“I have encountered several individuals, this month alone, who are having to choose between buying food, paying for medications, and accessing other basic needs, because they are having to spend the majority of their income on substandard housing,” said Katie Dorman, a physician in Toronto. “Their health is deteriorating while they languish on a ten-year waiting list for subsidized housing in a city as prosperous as Toronto.”

The current degree of income inequality in Toronto represents a crisis that is harming the wellbeing of many members of our communities. HPAP supports the vision set forth in the Interim Poverty Reduction Strategy, but calls for inclusion of the following in the Final Strategy:

1. Timelines for each priority set out in the report with specific implementation plans and measurable targets for immediate, short- and long-term goals.

2. A cost analysis for each priority and a plan to ensure ongoing funding.

3. A review process to ensure progress monitoring and accountability where targets are not met.

Last night, the Councillors of the City of Toronto and East York proved that in a 3-hour session they could change the face of their part of the city by limiting residential street speed limits. It was incredible to see the city band together to tackle this safety issue. We aspire to all city councillors replicating that fervor and execution on the Poverty Reduction Strategy.

Press Release: Ontario Poverty Reduction Strategy

Sept 9, 2014

Health Providers Call for Immediate Targets and Action on Poverty in Ontario

TORONTO – Health Providers Against Poverty responded with disappointment to the release of the Ontario government’s second five-year Poverty Reduction strategy. Although the Strategy keeps poverty on the public agenda, and expands the focus to include homeless adults, members are concerned about the lack of specific targets and timelines. They also note a lack of appropriate new funding to reduce poverty.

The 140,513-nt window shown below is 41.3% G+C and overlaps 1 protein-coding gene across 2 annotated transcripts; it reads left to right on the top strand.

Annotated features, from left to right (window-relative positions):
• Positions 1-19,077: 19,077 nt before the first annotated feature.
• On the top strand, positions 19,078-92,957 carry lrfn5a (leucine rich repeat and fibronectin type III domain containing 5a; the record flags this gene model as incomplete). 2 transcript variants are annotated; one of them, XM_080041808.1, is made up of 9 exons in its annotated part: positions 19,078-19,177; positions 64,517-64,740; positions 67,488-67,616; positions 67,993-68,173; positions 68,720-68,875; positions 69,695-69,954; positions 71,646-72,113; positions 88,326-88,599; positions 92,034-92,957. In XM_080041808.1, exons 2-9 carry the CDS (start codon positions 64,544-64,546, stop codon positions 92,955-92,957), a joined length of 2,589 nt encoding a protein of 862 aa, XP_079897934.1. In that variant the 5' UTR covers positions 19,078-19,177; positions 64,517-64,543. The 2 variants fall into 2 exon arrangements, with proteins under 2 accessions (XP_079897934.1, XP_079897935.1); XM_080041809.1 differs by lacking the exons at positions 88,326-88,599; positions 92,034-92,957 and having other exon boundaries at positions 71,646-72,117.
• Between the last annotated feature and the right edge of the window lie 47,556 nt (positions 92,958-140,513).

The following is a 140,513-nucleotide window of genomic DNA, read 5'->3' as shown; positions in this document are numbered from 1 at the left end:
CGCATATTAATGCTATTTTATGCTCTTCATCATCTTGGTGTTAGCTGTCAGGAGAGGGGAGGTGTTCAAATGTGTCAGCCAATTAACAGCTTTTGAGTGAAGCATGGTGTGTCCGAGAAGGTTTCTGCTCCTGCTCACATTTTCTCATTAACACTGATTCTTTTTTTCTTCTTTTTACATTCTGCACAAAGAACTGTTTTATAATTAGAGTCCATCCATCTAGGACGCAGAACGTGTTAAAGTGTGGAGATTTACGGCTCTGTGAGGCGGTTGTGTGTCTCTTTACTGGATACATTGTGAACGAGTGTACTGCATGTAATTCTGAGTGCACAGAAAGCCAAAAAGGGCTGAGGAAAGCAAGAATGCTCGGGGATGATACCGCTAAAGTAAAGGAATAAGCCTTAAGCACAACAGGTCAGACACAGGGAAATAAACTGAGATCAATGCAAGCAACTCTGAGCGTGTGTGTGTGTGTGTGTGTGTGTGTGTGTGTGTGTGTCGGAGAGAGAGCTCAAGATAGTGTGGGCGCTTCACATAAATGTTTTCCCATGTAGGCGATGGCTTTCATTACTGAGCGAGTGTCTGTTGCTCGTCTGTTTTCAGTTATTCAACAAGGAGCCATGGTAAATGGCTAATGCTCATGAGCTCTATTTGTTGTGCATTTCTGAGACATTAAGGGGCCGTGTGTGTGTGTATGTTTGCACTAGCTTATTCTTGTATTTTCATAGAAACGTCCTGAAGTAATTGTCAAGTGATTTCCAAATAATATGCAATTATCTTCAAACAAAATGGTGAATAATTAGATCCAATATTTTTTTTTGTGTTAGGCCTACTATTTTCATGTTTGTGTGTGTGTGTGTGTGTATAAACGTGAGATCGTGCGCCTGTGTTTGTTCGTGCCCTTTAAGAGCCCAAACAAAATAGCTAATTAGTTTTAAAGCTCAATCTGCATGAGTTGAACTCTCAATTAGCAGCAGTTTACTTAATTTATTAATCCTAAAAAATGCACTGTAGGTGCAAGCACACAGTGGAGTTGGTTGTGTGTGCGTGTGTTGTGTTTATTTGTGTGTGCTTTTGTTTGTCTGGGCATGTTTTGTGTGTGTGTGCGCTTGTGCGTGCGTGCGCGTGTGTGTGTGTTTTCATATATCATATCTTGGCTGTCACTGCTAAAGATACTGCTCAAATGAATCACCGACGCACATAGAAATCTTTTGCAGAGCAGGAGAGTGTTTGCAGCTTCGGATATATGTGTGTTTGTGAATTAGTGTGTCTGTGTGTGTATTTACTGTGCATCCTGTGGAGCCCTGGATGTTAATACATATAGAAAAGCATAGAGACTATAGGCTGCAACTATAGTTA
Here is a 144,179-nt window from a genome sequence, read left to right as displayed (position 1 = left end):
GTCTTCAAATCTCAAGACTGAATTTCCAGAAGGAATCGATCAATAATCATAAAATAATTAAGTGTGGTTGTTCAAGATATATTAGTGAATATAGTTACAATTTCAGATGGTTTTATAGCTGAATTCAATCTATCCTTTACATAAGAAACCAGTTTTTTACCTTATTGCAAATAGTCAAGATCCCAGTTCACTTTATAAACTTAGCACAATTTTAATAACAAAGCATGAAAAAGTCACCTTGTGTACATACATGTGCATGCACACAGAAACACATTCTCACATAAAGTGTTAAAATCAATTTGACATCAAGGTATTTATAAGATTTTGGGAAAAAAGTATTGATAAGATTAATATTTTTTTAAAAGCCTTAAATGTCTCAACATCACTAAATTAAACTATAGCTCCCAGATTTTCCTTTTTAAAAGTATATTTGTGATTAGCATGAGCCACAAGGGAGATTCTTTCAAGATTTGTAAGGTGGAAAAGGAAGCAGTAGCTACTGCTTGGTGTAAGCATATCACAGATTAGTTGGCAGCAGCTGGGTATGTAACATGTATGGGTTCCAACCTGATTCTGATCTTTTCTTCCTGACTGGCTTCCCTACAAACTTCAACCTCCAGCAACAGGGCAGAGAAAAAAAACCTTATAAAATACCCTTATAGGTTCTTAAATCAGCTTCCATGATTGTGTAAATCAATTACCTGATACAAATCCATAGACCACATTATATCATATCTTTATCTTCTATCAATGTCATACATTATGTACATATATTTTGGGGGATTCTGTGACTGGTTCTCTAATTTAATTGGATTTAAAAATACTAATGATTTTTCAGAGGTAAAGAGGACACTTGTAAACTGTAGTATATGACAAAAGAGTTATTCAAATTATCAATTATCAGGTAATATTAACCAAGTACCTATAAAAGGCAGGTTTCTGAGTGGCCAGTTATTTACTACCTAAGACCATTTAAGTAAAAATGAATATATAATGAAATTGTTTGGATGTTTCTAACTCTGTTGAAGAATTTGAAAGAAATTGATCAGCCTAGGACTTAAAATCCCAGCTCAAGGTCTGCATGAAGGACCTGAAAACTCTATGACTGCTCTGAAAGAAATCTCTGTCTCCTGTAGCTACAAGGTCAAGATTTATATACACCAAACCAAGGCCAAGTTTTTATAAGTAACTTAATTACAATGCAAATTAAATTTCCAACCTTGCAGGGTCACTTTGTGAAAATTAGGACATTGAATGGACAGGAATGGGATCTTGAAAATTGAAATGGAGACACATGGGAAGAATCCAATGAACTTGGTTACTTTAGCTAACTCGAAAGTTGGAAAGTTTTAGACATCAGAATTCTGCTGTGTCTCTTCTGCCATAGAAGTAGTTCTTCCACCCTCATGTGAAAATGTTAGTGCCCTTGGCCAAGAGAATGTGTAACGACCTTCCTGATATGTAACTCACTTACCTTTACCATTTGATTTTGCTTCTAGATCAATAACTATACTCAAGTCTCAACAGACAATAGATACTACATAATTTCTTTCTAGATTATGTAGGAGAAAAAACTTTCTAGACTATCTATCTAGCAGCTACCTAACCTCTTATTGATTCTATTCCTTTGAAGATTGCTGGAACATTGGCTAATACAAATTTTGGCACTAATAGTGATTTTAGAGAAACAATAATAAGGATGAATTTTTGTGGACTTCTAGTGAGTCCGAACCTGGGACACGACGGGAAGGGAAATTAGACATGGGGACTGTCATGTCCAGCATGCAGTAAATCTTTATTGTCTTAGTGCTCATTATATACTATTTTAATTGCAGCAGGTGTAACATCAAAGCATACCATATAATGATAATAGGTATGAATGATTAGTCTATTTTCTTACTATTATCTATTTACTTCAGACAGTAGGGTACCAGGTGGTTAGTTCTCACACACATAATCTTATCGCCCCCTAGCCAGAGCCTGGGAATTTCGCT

“As front line health providers who treat people living in poverty daily, we see the existence of high levels of poverty in Ontario as a public health emergency. We are disappointed and very concerned that this government has used its second strategy to set out vague goals, without clear timelines, and without significant new funding,” said Dr. Jim Deutsch, a physician in Toronto. “I am particularly concerned about the long-term impact on the well-being of children and families.”

Health Providers Against Poverty has called for an immediate 55% increase in social assistance rates, an increase to the minimum wage to $14 an hour, and investments in universal child care and pharmacare programs.  “An Ontario Association of Food Banks report estimated that poverty costs Ontario almost $3 billion in additional health care expenses alone. A strong investment in poverty reduction makes both economic and health sense, ” said Dr. Lucy Barker, a resident physician in Toronto. “We look forward to a significant infusion of funds and a bold commitment to major poverty reduction initiatives in the next budget”.

Health Providers Against Poverty is a coalition of nurses, doctors, other health care providers, and front line workers that works to reduce poverty as a powerful health intervention.